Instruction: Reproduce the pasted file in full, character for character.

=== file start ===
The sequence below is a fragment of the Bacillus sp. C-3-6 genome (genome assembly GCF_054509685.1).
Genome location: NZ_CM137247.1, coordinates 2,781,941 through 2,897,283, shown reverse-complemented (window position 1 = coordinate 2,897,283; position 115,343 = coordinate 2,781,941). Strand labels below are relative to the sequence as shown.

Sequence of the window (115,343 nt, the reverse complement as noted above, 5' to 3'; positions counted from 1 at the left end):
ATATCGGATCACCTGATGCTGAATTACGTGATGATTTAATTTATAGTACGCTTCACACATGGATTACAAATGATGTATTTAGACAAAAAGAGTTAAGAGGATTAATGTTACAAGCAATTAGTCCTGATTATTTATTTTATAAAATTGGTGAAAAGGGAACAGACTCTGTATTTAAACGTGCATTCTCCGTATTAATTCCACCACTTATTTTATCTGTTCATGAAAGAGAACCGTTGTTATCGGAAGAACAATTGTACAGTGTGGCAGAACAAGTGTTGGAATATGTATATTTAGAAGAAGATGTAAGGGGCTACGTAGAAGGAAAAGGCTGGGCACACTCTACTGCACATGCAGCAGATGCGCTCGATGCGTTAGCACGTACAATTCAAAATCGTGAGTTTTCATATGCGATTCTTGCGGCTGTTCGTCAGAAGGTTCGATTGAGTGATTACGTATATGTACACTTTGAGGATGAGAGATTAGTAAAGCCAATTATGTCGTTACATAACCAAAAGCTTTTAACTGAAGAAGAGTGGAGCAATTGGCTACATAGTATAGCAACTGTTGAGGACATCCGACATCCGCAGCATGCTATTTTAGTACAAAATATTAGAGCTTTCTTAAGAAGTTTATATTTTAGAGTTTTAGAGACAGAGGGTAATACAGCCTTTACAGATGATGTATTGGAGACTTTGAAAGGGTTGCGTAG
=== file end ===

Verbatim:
The sequence below is a fragment of the Bacillus sp. C-3-6 genome (genome assembly GCF_054509685.1).
Genome location: NZ_CM137247.1, coordinates 2,781,941 through 2,897,283, shown reverse-complemented (window position 1 = coordinate 2,897,283; position 115,343 = coordinate 2,781,941). Strand labels below are relative to the sequence as shown.

Sequence of the window (115,343 nt, the reverse complement as noted above, 5' to 3'; positions counted from 1 at the left end):
ATATCGGATCACCTGATGCTGAATTACGTGATGATTTAATTTATAGTACGCTTCACACATGGATTACAAATGATGTATTTAGACAAAAAGAGTTAAGAGGATTAATGTTACAAGCAATTAGTCCTGATTATTTATTTTATAAAATTGGTGAAAAGGGAACAGACTCTGTATTTAAACGTGCATTCTCCGTATTAATTCCACCACTTATTTTATCTGTTCATGAAAGAGAACCGTTGTTATCGGAAGAACAATTGTACAGTGTGGCAGAACAAGTGTTGGAATATGTATATTTAGAAGAAGATGTAAGGGGCTACGTAGAAGGAAAAGGCTGGGCACACTCTACTGCACATGCAGCAGATGCGCTCGATGCGTTAGCACGTACAATTCAAAATCGTGAGTTTTCATATGCGATTCTTGCGGCTGTTCGTCAGAAGGTTCGATTGAGTGATTACGTATATGTACACTTTGAGGATGAGAGATTAGTAAAGCCAATTATGTCGTTACATAACCAAAAGCTTTTAACTGAAGAAGAGTGGAGCAATTGGCTACATAGTATAGCAACTGTTGAGGACATCCGACATCCGCAGCATGCTATTTTAGTACAAAATATTAGAGCTTTCTTAAGAAGTTTATATTTTAGAGTTTTAGAGACAGAGGGTAATACAGCCTTTACAGATGATGTATTGGAGACTTTGAAAGGGTTGCGTAG